As Seigan Glassing walked down the sterile, white hospital corridor, he thought of a poem written by well-known Zen master Kozan Ichikyo shortly before his death.
Empty handed I entered
Barefoot I leave it
My coming, my going --
Two simple happenings
That got entangled.
Seigan paused outside one of the identical doors of the neurological unit, marked only with a number. He mulled over the words of the poem, letting them mingle, listening to their rhythm, refocusing. He was tired but not exhausted, nearing the end of his hospital shift. He straightened his Buddhist monk uniform and ran his hand over his clean-shaven head before adjusting his glasses.
As he entered the room he met a scent of flowers. The night lights of the city spilled in through the window and 57-year-old Cleo (as she was named in a transcript), her head heavily bandaged, held out her hand to greet him. Her long, dark hair was streaked with grey and she lay propped up in her hospital bed.
"You're the Buddhist chaplain aren't you? I've been waiting for you," she said. "Please sit down. Do you have some time for me?"
"Of course," Seigan said, taking a seat next to her. "Tell me how you're doing, how you're feeling right now."
What the end-of-life process quickly highlights, Seigan says, is that a patient's experience of pain can come in many forms.
Cleo was admitted to the hospital after suffering a major seizure one day while doing her laundry. A brain biopsy a few weeks later revealed a glioblastoma, an aggressive and malignant form of brain cancer. The surgeon laid out the prognosis, cut and dried: she had less than three months to live. He urged her to go ahead with surgery and a chemotherapy follow-up. It would give her perhaps an extra nine months to a year, he said, but ultimately the cancer was terminal. Cleo explained how, despite her initial reaction to let nature take its course, she felt she should go ahead with the surgery for the sake of her 87-year-old mother, who was devastated by the diagnosis.
Seigan listened carefully.
"Can I challenge you for a little bit?" he asked. "What do you really want?"
It's the question that is slowly but steadily refocusing end of life care. As a member of the interdisciplinary palliative care team at one of New York's major teaching hospitals, Seigan is part of a growing push to make health care more holistic -- treating the whole person rather than just focusing on the disease. Trained as a chaplain through the New York Zen Center for Contemplative Care (NYZCCC), he works to champion patients' quality of life and help them prioritize their personal goals and values.
"I encounter people at a vulnerable time, a time of crisis," Seigan explained. "I'm there to walk them through this journey in some way -- not fix them so much as to listen, to offer or reflect back to them their strengths, fears, their own existential support systems and what gives them meaning in their life."
The message that the palliative care team is trying to convey to the world of aggressive medical intervention is a straightforward one: healing people doesn't necessarily mean saving lives. "More and more we are refusing to acknowledge important aspects of what it is to be human, including death," Seigan points out. "People want to talk, they want to be heard and understood. But a lot of the time what we see in health care is a breakdown of communication."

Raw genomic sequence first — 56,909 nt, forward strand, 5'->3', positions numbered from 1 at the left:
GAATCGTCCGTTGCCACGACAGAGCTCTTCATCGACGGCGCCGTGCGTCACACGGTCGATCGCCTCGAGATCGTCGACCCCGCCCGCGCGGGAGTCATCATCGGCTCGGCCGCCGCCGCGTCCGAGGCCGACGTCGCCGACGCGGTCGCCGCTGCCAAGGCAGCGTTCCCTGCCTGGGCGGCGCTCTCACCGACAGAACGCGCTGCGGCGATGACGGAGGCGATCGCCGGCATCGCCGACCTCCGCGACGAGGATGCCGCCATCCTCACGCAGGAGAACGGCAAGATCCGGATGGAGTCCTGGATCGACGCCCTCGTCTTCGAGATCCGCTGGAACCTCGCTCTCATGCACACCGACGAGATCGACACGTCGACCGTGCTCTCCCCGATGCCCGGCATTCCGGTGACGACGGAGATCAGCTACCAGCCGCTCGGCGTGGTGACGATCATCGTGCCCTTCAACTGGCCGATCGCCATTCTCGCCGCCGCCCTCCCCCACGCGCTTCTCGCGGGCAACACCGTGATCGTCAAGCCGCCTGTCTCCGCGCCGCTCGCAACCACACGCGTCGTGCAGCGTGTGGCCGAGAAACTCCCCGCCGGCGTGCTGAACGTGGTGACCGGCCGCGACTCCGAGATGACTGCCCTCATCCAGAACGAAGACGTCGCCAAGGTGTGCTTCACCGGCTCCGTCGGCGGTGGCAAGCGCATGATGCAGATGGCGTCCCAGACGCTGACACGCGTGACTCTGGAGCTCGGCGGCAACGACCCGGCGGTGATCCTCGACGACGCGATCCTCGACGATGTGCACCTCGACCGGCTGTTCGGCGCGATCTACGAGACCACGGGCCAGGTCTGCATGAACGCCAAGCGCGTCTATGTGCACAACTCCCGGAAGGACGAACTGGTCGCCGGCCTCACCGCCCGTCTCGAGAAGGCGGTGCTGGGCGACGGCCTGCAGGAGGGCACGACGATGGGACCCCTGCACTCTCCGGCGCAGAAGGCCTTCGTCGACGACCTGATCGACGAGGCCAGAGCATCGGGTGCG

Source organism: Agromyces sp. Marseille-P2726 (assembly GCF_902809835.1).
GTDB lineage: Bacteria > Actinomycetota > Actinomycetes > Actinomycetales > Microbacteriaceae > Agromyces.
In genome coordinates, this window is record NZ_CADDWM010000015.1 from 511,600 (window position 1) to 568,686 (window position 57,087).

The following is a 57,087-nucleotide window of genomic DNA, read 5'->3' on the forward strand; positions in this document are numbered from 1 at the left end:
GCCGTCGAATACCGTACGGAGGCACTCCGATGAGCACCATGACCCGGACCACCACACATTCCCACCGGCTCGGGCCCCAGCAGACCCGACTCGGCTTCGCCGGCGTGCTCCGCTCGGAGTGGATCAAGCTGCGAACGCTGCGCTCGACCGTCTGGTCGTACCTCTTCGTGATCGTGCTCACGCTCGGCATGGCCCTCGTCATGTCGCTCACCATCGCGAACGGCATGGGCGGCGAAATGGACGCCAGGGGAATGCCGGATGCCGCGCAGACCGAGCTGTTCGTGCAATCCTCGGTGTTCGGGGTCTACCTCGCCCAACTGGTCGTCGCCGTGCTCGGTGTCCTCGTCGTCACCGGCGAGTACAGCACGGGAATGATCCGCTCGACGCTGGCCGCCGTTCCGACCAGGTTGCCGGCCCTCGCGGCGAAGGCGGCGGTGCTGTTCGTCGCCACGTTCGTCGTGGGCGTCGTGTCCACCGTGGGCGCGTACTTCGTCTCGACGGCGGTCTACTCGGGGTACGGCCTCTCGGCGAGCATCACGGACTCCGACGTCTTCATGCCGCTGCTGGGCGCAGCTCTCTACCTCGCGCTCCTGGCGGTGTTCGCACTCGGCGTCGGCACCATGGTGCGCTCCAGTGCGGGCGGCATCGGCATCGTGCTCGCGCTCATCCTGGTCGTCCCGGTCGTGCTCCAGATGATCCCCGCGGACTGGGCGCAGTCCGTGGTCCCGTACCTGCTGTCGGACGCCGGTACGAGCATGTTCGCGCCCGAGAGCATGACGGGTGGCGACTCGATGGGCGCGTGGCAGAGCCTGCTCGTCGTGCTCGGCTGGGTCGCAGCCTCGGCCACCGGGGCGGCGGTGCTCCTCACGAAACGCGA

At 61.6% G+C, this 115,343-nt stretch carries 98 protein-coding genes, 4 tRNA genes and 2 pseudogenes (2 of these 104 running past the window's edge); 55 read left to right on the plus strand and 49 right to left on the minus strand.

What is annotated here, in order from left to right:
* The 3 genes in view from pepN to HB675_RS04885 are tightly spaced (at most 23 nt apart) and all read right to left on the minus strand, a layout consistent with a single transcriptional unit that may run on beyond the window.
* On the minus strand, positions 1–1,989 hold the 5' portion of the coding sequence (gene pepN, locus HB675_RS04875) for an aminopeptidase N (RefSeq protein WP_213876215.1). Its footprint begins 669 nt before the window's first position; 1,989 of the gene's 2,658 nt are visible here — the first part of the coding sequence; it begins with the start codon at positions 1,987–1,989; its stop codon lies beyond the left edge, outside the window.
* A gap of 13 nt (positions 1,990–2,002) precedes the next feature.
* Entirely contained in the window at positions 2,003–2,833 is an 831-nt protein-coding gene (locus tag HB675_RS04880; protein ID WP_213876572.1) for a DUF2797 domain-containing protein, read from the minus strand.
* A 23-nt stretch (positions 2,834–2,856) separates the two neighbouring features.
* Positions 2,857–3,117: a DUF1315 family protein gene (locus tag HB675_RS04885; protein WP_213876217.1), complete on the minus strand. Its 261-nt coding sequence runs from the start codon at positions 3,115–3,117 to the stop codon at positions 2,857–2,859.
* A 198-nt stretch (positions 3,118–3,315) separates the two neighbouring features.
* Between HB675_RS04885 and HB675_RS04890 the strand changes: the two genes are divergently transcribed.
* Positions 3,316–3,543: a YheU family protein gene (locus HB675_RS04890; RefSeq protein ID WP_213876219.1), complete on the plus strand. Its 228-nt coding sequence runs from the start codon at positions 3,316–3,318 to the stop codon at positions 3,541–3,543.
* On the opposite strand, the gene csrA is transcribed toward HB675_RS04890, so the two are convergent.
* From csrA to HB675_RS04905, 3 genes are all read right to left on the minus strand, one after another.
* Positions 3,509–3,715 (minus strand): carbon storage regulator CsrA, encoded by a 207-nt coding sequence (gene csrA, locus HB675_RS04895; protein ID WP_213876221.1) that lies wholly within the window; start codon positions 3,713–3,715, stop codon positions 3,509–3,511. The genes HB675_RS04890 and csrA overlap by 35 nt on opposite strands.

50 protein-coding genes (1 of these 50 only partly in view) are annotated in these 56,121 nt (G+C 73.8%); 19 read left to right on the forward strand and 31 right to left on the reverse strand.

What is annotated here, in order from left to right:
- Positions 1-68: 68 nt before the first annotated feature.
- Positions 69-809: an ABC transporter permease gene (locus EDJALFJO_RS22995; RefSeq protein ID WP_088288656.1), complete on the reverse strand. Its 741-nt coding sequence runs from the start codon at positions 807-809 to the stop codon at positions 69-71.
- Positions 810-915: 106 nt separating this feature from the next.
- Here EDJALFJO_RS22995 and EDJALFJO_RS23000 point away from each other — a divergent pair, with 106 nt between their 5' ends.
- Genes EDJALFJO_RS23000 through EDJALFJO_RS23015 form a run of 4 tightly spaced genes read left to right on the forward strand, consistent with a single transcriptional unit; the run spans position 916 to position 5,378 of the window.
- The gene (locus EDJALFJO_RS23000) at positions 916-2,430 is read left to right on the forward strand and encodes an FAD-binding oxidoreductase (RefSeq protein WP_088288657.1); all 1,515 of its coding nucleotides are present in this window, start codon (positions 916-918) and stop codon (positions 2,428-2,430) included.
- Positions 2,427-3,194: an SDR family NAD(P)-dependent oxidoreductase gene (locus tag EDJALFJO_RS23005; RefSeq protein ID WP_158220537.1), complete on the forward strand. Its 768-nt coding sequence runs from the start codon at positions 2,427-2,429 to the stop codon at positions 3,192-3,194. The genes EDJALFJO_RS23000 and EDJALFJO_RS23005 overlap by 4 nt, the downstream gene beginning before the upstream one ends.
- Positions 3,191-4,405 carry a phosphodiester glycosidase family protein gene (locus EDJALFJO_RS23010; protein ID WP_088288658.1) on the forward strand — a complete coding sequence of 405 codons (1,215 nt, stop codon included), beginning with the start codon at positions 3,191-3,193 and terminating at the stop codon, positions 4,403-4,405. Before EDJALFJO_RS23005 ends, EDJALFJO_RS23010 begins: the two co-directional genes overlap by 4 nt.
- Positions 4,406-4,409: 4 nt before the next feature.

Part of the problem, palliative care nurse practitioner Cathy Mondonedo argues, is that doctors have come to see death as failure, prioritizing extension of life over quality and comfort -- a mentality that is then projected onto patients and their families. "Its not that physicians aren't well-meaning, they just don't know how to approach this topic and don't want to look like they are giving up, but aggressive treatment is not always the best option," she said. "It's important that people are given realistic expectations about their illness so that they have time to have these difficult conversations and make plans for the future."
But confronting death is not easy. The Journal of Palliative Medicine reported in 2010 that only around 20 percent of terminally ill elderly patients had their end-of-life wishes documented in their medical records. Much of the painful end-of-life decision-making is then shifted onto family members, who are frequently left feeling isolated and pressured into pursuing invasive treatments. As a result, despite the majority of Americans voicing the desire to die in comfort at home, CAPC statistics show that around 80 percent of deaths still occur in hospitals and intensive care units.
Many doctors fail to call in the palliative care team when patients are terminally ill, fearing that it looks as though they should expect the worst. Yet the resounding response from patients and families who have experienced the interdisciplinary benefits of palliative care, within a hospital or at home via hospice, was that they wished they had known about it sooner.
Terminally ill patients who received early palliative care experienced less depression, had a better quality of life, and survived longer than those who were given "life prolonging" treatments or even just standard care.
When she was diagnosed with pancreatic cancer, Ruth, 83, said it was like receiving a knockout punch. "That blew my mind," she remembered. After the initial shock subsided there was a terrible sense of déjà vu, Ruth's son had died of the same disease five years earlier.